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Caution icon.svg {{{header}}}



Time: <<DateTime(2012-07-27T09:44:37Z)>>

Drafter: markmc and david-kranz

Drafters Email: <<MailTo(markmc AT redhat DOT com)>> and <<MailTo(dkranz AT redhat DOT com)>>

Status: Approved

API Stability Statement

It is critical to the success of OpenStack that operators be willing to upgrade to new OpenStack releases. All OpenStack APIs use a versioning scheme that is completely independent from the named releases (Essex, Folsom, etc.). One obstacle to upgrading to a new OpenStack release is if there are incompatible API changes that could cause user applications to stop working. Operators want great new features and APIs to be the only aspect of the upgrade process visible to their users. Old API versions should continue to work.

On the other hand, OpenStack is a maturing project and operators also want to see bugs fixed. Each of these bug fixes may introduce subtle behavioral changes that could potentially cause issues for existing clients which rely on the buggy behavior.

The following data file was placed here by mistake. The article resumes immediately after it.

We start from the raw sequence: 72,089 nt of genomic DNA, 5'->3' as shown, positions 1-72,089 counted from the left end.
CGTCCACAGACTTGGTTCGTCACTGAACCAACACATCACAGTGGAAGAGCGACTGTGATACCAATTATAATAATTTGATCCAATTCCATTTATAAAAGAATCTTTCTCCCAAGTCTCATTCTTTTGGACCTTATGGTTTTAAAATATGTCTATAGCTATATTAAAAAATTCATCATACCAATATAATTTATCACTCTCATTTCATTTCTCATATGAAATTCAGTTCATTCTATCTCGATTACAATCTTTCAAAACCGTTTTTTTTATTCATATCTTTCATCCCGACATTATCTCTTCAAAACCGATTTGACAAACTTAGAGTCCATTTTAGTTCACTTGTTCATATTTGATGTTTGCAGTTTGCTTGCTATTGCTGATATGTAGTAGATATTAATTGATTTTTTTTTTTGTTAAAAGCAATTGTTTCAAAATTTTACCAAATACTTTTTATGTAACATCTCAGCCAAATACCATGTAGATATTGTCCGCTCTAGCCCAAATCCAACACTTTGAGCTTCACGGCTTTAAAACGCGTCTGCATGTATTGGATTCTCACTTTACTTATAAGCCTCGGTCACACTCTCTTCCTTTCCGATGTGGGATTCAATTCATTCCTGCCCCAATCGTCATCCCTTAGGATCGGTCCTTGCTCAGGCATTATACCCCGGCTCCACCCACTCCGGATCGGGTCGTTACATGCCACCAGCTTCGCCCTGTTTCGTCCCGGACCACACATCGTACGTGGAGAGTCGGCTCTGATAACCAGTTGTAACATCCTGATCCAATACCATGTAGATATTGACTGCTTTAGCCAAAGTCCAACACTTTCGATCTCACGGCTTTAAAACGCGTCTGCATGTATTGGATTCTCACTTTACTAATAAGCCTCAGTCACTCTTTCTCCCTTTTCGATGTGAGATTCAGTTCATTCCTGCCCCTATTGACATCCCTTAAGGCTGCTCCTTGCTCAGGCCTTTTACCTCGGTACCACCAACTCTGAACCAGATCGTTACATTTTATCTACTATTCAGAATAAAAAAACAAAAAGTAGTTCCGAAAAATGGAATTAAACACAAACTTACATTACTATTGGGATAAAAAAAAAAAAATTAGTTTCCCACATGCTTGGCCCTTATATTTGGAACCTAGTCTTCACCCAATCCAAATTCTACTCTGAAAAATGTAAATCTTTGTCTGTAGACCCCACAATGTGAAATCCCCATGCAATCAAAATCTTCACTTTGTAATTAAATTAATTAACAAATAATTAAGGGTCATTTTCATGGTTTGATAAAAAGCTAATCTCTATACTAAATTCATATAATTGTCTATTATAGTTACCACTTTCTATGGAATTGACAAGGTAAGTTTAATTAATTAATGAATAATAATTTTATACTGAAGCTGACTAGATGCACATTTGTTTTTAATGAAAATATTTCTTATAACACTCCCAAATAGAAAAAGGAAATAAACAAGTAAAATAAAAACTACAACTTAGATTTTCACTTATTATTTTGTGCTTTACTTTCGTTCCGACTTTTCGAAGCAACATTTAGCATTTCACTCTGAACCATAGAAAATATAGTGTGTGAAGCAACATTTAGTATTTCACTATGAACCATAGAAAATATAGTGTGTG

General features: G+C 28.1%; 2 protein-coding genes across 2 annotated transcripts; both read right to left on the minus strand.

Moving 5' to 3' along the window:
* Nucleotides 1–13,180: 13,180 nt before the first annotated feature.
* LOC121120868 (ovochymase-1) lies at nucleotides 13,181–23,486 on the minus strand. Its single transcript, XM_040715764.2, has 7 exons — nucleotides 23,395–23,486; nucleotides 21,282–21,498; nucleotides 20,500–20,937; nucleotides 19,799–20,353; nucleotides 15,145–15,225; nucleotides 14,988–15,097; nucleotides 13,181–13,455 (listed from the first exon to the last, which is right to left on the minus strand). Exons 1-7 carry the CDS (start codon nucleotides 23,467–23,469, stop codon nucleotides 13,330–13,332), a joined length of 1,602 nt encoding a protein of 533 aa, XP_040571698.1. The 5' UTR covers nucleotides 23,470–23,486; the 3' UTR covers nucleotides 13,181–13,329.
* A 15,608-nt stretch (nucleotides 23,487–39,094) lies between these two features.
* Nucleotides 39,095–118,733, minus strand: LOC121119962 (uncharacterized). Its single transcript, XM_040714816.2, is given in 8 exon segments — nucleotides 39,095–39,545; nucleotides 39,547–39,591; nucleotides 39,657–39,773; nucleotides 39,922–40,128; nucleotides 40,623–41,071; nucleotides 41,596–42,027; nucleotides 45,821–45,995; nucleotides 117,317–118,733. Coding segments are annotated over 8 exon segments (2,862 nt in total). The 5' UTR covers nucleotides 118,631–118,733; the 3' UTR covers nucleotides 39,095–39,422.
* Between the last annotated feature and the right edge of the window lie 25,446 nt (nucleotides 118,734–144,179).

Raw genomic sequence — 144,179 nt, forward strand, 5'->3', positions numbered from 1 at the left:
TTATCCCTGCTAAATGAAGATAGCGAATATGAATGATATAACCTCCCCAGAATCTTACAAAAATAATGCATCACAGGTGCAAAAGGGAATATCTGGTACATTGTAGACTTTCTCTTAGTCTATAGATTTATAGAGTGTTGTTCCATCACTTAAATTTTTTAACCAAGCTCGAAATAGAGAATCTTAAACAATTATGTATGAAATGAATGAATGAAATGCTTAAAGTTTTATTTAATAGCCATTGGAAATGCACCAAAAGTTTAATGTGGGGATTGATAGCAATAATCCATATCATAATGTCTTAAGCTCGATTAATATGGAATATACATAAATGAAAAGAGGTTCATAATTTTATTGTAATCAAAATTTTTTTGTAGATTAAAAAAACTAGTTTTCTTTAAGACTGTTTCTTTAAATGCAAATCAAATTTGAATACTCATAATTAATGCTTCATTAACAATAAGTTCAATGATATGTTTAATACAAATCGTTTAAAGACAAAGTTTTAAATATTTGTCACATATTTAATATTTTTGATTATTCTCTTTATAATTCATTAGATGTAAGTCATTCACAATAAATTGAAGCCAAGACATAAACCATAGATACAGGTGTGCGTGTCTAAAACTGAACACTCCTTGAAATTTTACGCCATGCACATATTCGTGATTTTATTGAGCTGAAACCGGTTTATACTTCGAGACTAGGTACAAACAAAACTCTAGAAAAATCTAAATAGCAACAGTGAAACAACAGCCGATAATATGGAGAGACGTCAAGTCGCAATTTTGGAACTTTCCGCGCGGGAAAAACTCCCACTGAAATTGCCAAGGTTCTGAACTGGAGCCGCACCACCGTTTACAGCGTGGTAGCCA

Each cloud operator may have their own idea of where the line should be drawn between legitimate bug fixes and and incompatible API changes. Some operators may be in the early stages of their deployment and value the bug fixes while not having a significant user base they are concerned about. Other operators may be highly risk averse and would prefer to see bug compatibility retained for ever rather than have a change impact a single user.

OpenStack should develop a clear view of where this line is drawn and all involved - developers, code reviewers, and QA engineers - should endeavour to apply a consistent set of guidelines when considering a change which may affect clients of an existing API version.

Those interested in helping to define these guidelines should contribute to the Evaluating API Changes document and discussions on the openstack-dev mailing list.